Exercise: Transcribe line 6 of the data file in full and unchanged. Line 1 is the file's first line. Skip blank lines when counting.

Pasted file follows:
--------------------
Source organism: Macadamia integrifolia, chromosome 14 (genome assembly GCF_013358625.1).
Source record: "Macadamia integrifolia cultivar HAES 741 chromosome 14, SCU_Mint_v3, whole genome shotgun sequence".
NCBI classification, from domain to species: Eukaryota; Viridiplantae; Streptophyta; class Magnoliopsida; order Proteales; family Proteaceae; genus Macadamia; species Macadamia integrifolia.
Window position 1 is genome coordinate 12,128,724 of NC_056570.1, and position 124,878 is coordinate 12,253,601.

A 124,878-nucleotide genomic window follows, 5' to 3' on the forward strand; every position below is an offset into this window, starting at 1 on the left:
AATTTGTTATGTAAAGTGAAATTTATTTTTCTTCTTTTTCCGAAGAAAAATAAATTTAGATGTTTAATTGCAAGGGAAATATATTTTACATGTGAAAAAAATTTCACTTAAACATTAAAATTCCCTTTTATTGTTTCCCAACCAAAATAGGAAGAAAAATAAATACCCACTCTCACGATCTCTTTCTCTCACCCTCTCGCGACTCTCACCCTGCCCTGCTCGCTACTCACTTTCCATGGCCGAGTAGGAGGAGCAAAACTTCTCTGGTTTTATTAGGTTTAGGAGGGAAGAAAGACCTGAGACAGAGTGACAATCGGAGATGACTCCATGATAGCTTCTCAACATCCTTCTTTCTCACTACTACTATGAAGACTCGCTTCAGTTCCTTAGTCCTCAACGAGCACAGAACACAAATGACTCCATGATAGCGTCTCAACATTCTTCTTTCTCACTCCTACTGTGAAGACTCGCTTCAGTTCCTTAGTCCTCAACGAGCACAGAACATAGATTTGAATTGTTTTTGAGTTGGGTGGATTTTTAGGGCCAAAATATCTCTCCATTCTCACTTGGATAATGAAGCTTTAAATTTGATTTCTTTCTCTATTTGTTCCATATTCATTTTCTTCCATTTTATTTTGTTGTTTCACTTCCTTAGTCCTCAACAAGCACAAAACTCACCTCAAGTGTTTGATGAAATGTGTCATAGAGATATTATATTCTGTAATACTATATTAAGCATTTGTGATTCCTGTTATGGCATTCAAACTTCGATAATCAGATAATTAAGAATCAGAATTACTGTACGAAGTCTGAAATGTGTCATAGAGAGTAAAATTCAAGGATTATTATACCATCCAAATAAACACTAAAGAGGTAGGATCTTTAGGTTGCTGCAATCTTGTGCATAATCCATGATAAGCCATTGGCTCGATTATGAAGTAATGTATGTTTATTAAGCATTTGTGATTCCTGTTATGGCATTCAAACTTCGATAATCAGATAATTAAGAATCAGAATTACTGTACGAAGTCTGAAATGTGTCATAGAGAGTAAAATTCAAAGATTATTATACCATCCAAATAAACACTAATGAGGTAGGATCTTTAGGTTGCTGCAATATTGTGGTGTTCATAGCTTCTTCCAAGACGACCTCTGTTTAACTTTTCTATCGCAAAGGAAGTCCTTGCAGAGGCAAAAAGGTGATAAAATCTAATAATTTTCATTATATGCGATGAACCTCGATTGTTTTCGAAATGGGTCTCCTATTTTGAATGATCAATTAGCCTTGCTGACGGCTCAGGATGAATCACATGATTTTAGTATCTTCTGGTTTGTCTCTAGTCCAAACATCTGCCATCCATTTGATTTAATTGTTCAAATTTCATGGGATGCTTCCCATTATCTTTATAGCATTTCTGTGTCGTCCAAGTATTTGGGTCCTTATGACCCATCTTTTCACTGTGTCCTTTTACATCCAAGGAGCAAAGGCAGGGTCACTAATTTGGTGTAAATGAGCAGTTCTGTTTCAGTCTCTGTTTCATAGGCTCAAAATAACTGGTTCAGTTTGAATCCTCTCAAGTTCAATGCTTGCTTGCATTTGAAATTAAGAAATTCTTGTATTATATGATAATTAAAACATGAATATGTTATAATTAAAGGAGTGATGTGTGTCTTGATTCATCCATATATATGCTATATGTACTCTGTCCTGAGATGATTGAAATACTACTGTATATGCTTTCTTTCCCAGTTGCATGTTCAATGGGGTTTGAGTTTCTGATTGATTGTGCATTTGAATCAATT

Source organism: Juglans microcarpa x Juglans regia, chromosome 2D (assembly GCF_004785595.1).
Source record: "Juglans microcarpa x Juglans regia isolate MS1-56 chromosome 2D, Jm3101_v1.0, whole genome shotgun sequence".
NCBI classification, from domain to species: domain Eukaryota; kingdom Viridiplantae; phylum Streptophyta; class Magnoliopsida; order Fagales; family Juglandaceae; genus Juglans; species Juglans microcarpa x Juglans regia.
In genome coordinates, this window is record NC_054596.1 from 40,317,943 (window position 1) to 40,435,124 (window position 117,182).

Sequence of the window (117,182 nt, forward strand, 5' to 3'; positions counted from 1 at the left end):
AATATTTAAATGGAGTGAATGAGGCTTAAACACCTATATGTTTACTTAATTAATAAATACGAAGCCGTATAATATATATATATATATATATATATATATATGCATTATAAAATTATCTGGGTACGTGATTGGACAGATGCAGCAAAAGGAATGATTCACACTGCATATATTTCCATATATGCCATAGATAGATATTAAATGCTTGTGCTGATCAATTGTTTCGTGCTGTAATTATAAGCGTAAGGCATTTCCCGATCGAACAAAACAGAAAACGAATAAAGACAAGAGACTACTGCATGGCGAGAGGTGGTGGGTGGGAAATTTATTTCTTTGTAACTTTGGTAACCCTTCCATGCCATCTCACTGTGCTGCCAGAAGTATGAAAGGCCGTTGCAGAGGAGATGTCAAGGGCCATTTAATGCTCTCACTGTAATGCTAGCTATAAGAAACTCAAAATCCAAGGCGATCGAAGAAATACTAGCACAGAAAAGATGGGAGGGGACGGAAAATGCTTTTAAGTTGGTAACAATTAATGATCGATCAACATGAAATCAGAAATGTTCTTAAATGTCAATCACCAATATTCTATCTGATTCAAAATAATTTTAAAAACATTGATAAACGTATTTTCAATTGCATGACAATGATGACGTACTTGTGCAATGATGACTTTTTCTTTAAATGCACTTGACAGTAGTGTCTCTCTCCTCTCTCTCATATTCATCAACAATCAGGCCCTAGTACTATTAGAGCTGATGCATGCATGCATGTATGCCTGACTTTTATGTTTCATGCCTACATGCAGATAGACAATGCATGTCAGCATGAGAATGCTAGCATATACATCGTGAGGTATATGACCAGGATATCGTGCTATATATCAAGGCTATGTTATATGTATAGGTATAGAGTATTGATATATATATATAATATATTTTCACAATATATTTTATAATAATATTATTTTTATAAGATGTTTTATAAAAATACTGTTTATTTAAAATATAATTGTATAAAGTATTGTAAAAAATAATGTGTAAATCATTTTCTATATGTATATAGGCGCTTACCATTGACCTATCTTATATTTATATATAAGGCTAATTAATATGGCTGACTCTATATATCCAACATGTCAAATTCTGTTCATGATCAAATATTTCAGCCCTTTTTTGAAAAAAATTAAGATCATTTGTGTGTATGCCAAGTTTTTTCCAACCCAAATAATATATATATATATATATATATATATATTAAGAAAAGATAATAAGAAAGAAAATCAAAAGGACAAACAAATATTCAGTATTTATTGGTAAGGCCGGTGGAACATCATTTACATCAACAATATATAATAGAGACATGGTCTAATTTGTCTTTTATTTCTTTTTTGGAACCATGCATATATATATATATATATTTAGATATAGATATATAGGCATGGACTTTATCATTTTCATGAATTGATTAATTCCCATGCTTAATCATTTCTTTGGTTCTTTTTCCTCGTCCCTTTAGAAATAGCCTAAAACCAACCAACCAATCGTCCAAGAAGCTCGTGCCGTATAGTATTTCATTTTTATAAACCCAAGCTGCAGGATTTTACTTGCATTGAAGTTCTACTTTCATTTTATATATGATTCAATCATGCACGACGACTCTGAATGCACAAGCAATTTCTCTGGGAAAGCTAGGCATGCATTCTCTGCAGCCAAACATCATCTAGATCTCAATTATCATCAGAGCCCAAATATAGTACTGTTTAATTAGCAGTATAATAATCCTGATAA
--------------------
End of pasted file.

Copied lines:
AATTTGTTATGTAAAGTGAAATTTATTTTTCTTCTTTTTCCGAAGAAAAATAAATTTAGATGTTTAATTGCAAGGGAAATATATTTTACATGTGAAAAAAATTTCACTTAAACATTAAAATTCCCTTTTATTGTTTCCCAACCAAAATAGGAAGAAAAATAAATACCCACTCTCACGATCTCTTTCTCTCACCCTCTCGCGACTCTCACCCTGCCCTGCTCGCTACTCACTTTCCATGGCCGAGTAGGAGGAGCAAAACTTCTCTGGTTTTATTAGGTTTAGGAGGGAAGAAAGACCTGAGACAGAGTGACAATCGGAGATGACTCCATGATAGCTTCTCAACATCCTTCTTTCTCACTACTACTATGAAGACTCGCTTCAGTTCCTTAGTCCTCAACGAGCACAGAACACAAATGACTCCATGATAGCGTCTCAACATTCTTCTTTCTCACTCCTACTGTGAAGACTCGCTTCAGTTCCTTAGTCCTCAACGAGCACAGAACATAGATTTGAATTGTTTTTGAGTTGGGTGGATTTTTAGGGCCAAAATATCTCTCCATTCTCACTTGGATAATGAAGCTTTAAATTTGATTTCTTTCTCTATTTGTTCCATATTCATTTTCTTCCATTTTATTTTGTTGTTTCACTTCCTTAGTCCTCAACAAGCACAAAACTCACCTCAAGTGTTTGATGAAATGTGTCATAGAGATATTATATTCTGTAATACTATATTAAGCATTTGTGATTCCTGTTATGGCATTCAAACTTCGATAATCAGATAATTAAGAATCAGAATTACTGTACGAAGTCTGAAATGTGTCATAGAGAGTAAAATTCAAGGATTATTATACCATCCAAATAAACACTAAAGAGGTAGGATCTTTAGGTTGCTGCAATCTTGTGCATAATCCATGATAAGCCATTGGCTCGATTATGAAGTAATGTATGTTTATTAAGCATTTGTGATTCCTGTTATGGCATTCAAACTTCGATAATCAGATAATTAAGAATCAGAATTACTGTACGAAGTCTGAAATGTGTCATAGAGAGTAAAATTCAAAGATTATTATACCATCCAAATAAACACTAATGAGGTAGGATCTTTAGGTTGCTGCAATATTGTGGTGTTCATAGCTTCTTCCAAGACGACCTCTGTTTAACTTTTCTATCGCAAAGGAAGTCCTTGCAGAGGCAAAAAGGTGATAAAATCTAATAATTTTCATTATATGCGATGAACCTCGATTGTTTTCGAAATGGGTCTCCTATTTTGAATGATCAATTAGCCTTGCTGACGGCTCAGGATGAATCACATGATTTTAGTATCTTCTGGTTTGTCTCTAGTCCAAACATCTGCCATCCATTTGATTTAATTGTTCAAATTTCATGGGATGCTTCCCATTATCTTTATAGCATTTCTGTGTCGTCCAAGTATTTGGGTCCTTATGACCCATCTTTTCACTGTGTCCTTTTACATCCAAGGAGCAAAGGCAGGGTCACTAATTTGGTGTAAATGAGCAGTTCTGTTTCAGTCTCTGTTTCATAGGCTCAAAATAACTGGTTCAGTTTGAATCCTCTCAAGTTCAATGCTTGCTTGCATTTGAAATTAAGAAATTCTTGTATTATATGATAATTAAAACATGAATATGTTATAATTAAAGGAGTGATGTGTGTCTTGATTCATCCATATATATGCTATATGTACTCTGTCCTGAGATGATTGAAATACTACTGTATATGCTTTCTTTCCCAGTTGCATGTTCAATGGGGTTTGAGTTTCTGATTGATTGTGCATTTGAATCAATT